White House Frantically Removes DHS Slogan From Offices

Last night sources in the White House revealed that by order of the president, all DHS material bearing the anti-Terror slogan "If You See Something, Say Something" were quickly removed from the West Wing. The slogan, credited by senior staff members with inciting numerous damaging leaks was removed from offices, hallways, and plaques.

Said a senior official on background: "People were seeing things and, it appears, saying things. Lots of things. Bad things. We haven't been able to stop it and it's driving the president crazy. We need to go back to "Loose Lips Sink Ships" or maybe "Shut Up For The Good Of The Country?" Something like that.

According to other insiders we spoke with, things that had been 'seen' were:

  • President Trump forcing staff members to 'agree' he was more handsome than Canadian Prime Minster Justin Trudeau.

  • Mr. Trump critiquing female staff members on their dress choices and asking them to 'twirl' before being seen in a public function.

  • The entire senior staff trying to locate North Korea on a map.

  • A miss-directed call from the Oval Office going to ESPN instead of Estonia and classified information about Russian Troop movements being discussed before the confusion was cleared up.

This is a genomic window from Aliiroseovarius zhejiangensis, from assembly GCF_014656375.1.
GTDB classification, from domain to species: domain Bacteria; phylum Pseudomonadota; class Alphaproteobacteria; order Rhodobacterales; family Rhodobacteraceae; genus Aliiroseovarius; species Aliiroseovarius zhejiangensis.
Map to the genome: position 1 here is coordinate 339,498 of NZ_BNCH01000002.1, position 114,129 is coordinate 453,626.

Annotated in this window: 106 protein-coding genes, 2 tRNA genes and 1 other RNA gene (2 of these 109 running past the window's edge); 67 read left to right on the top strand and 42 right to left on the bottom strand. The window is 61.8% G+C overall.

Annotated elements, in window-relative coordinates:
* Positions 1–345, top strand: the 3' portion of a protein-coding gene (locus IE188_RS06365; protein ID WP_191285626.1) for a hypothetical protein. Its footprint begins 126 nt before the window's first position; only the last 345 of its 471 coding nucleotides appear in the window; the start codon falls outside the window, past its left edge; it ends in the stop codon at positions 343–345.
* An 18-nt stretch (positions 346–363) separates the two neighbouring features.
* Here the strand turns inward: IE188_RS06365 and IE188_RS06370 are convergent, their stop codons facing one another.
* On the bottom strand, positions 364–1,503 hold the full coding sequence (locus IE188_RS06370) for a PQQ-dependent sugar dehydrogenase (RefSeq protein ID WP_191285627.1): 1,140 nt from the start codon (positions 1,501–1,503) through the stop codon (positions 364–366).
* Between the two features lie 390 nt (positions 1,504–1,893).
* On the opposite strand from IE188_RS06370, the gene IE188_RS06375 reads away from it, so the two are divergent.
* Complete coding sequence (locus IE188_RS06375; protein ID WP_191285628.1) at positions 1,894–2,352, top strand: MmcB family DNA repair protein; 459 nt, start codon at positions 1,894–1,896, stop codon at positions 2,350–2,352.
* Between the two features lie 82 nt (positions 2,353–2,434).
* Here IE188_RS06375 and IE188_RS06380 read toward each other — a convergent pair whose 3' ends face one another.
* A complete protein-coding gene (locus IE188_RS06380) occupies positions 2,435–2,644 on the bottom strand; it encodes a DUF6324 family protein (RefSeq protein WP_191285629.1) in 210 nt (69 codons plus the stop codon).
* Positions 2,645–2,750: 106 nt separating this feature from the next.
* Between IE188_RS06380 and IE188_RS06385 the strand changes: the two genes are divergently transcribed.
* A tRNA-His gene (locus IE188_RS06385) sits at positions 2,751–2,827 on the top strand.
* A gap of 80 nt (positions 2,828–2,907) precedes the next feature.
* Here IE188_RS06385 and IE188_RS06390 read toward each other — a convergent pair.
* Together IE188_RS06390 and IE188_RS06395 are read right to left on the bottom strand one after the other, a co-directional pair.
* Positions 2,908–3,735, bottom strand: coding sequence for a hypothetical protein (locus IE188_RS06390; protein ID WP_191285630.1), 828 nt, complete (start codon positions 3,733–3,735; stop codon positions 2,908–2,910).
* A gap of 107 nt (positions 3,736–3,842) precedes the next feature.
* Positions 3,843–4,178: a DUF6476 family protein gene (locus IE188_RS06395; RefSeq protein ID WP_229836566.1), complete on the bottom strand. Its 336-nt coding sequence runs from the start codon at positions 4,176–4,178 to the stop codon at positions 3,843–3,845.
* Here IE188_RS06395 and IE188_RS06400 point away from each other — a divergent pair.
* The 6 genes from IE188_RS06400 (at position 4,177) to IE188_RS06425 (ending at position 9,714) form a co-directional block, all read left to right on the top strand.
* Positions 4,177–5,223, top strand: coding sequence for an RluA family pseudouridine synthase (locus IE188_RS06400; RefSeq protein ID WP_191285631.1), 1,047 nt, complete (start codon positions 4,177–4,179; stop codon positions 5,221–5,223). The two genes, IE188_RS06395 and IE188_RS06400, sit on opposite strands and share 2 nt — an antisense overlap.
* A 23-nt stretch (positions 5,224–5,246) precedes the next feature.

• Stephen Miller trying to get a 'poisoned needle' to use on Chief of Staff Reince Priebus.

  • Stephen Bannon 'masturbating furiously' to 'Nazi Porn.'

The Department of Homeland Security's slogan has come under fire as Trump attempts to convince a nervous Republican party that despite "constant contact" with the Russians throughout his campaign and what has been described widely as a "Man-Crush" on Vladimir Putin, he is in no way compromised--and certainly not by high-definition 1080p digital film of urinating Russian prostitutes.

The staff members we spoke with felt certain that removing the incitement to leak would right the ship and put the White House back on course to do great things for white people in America.

NOTE: A spokesperson for the Department of Homeland Security noted that the slogan was mainly meant for Transportation safety and questioned what the signs were doing 'plastered all over the White House to begin with.'